NEW DELHI (Reuters) - Latin America’s share of Indian oil imports plunged in November to its lowest in 20 months, tanker arrival data showed, as refiners bought similar heavier grades from the Middle East to reduce shipping costs.
India, the world’s third largest oil consumer, bought about 390,400 barrels per day (bpd) of Latin American oil during November, or 9.1% of the country’s total imports, down from 12% in October, the data from shipping and industry sources showed.
“Freight rates peaked in October 2019 and that prompted refiners to go for short-haul crude like from the Middle East,” Ehsan Ul Haq, an analyst with Refinitiv, said.
India’s overall imports from the United States, Canada, and Africa also declined from October, the data showed. [L4N28X2R8]
Freight rates surged in October after nearly 300 oil tankers globally were placed off limit by oil firms and traders for fear of violating U.S. sanctions against Iran and Venezuela.
Middle Eastern oil accounted for 68% of India’s imports in November, up from 57% in October, the data showed, with Saudi Arabia regaining its status as top supplier a month after losing it to Iraq. Africa’s share fell to 13% from 16.5%.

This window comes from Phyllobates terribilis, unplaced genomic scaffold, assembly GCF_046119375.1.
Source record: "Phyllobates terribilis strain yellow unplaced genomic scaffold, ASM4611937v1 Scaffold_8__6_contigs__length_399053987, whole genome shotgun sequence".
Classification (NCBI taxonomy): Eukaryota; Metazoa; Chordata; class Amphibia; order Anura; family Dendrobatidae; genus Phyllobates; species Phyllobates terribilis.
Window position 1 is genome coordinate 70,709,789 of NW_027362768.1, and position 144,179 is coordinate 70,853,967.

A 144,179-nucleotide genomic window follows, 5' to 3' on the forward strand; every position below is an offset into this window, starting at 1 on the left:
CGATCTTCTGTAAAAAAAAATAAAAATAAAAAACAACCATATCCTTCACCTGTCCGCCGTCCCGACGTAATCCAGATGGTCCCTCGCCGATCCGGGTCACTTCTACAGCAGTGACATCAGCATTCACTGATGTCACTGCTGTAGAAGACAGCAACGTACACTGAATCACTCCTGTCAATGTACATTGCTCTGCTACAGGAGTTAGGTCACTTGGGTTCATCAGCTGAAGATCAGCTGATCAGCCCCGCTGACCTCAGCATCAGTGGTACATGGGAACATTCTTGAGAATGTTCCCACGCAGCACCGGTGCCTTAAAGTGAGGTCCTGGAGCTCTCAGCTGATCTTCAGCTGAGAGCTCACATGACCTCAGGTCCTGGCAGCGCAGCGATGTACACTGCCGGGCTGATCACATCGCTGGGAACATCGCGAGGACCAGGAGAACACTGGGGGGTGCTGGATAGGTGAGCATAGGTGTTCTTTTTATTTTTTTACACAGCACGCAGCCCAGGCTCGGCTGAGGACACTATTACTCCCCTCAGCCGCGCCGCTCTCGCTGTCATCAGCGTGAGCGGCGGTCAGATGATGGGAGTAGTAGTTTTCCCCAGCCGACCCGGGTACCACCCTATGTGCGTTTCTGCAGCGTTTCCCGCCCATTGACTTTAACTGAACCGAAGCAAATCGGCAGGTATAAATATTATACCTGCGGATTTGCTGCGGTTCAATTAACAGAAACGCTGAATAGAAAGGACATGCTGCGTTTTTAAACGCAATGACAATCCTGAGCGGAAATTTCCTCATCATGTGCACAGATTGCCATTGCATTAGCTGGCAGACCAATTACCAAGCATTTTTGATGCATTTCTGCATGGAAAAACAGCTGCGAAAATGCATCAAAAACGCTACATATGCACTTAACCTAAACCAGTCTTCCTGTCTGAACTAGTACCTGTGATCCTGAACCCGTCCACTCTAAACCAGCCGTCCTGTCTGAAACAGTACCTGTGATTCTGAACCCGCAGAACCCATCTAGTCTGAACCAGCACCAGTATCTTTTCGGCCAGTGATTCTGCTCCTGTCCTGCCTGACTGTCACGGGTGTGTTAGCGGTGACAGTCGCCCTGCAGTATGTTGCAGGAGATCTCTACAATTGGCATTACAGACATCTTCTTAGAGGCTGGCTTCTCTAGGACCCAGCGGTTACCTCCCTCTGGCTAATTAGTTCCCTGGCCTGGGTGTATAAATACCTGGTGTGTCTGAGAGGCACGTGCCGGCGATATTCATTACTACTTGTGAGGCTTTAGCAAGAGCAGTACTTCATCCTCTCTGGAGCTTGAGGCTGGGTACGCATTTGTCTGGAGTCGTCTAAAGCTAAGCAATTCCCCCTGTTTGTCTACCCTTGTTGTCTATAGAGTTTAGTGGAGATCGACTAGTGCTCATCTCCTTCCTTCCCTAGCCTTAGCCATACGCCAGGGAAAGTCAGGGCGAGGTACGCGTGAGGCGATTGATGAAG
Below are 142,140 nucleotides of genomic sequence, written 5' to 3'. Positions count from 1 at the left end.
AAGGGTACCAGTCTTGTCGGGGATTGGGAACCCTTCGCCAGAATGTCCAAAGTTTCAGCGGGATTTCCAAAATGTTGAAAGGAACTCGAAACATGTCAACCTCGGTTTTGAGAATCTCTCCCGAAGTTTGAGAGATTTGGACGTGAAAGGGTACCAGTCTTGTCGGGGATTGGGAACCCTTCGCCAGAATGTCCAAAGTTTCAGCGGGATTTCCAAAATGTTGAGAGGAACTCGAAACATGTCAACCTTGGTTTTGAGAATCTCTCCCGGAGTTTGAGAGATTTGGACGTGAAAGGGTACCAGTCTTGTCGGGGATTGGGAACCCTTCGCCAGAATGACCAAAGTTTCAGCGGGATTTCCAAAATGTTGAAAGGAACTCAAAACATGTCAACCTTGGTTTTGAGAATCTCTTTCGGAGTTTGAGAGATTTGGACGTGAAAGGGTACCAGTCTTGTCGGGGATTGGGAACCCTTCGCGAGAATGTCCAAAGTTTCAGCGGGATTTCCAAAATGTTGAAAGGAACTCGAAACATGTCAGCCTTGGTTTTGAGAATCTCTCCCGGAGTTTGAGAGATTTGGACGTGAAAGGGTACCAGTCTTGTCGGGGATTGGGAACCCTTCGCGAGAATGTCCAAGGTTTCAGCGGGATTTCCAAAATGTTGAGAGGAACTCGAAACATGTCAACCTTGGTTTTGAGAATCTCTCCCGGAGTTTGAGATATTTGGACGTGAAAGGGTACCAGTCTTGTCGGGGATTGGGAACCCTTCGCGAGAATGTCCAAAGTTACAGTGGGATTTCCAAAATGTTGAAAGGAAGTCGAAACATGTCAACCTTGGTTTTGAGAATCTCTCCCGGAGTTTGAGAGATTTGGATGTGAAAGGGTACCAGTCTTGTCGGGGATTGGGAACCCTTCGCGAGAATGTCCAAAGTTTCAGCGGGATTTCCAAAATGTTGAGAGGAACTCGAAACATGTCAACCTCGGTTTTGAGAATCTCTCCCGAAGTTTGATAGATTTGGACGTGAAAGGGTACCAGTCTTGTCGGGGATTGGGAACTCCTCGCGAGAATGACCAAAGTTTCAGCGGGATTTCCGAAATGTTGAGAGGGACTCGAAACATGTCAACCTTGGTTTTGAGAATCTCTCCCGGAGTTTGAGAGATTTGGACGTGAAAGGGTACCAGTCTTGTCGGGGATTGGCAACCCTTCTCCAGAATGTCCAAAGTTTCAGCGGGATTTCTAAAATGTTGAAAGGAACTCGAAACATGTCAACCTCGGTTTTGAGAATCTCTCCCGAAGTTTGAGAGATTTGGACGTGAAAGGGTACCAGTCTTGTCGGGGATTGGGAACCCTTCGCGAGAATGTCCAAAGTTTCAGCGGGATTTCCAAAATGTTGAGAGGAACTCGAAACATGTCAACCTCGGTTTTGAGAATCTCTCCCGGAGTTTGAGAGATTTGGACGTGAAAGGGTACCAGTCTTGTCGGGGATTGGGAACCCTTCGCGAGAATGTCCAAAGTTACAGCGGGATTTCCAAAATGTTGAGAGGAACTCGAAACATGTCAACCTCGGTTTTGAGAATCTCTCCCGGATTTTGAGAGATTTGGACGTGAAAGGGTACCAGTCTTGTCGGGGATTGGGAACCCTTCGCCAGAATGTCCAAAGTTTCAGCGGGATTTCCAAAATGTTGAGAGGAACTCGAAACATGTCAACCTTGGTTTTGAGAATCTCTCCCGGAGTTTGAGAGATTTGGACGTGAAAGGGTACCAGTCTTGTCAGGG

Overall, India imported about 4.28 million bpd in November, down 6% from October and 1.2% higher than a year earlier, the data from shipping and industry sources showed.
The sources declined to be identified as they were not authorized to speak with the media.
India’s imports from Latin America declined as refiners restricted purchases from Venezuela to 182,000 bpd, the lowest since April 2012, according to data compiled by Reuters.
Since the United States imposed sanctions on Venezuelan state-run oil firm PDVSA in January to oust socialist President Nicolas Maduro, the OPEC member has struggled to find customers and tankers for its oil.
More sanctions in August and September on Venezuela and maritime firms carrying the nation’s oil pushed its crude stocks to record levels, requiring PDVSA to reduce output and halt blending operations.
Indian imports of Latin American were also hit by declining fuel oil cracks.
The high-sulfur fuels market has come under pressure as focus and demand gradually shifts to lower-sulfur alternatives before a 2020 deadline for the shipping industry to use cleaner fuel.
The front month 380-cst barge crack to Brent touched a record low of minus $33.49 on Nov 29. HFOFARAACMc1
“Fuel oil cracks were very low and no body wanted to have heavier crudes from Latin America. As an alternative to Venezuela and Mexican oil, the best nearby options are Saudi and Iraq,” said Haq.
Reporting by Nidhi Verma; Editing by David Clarke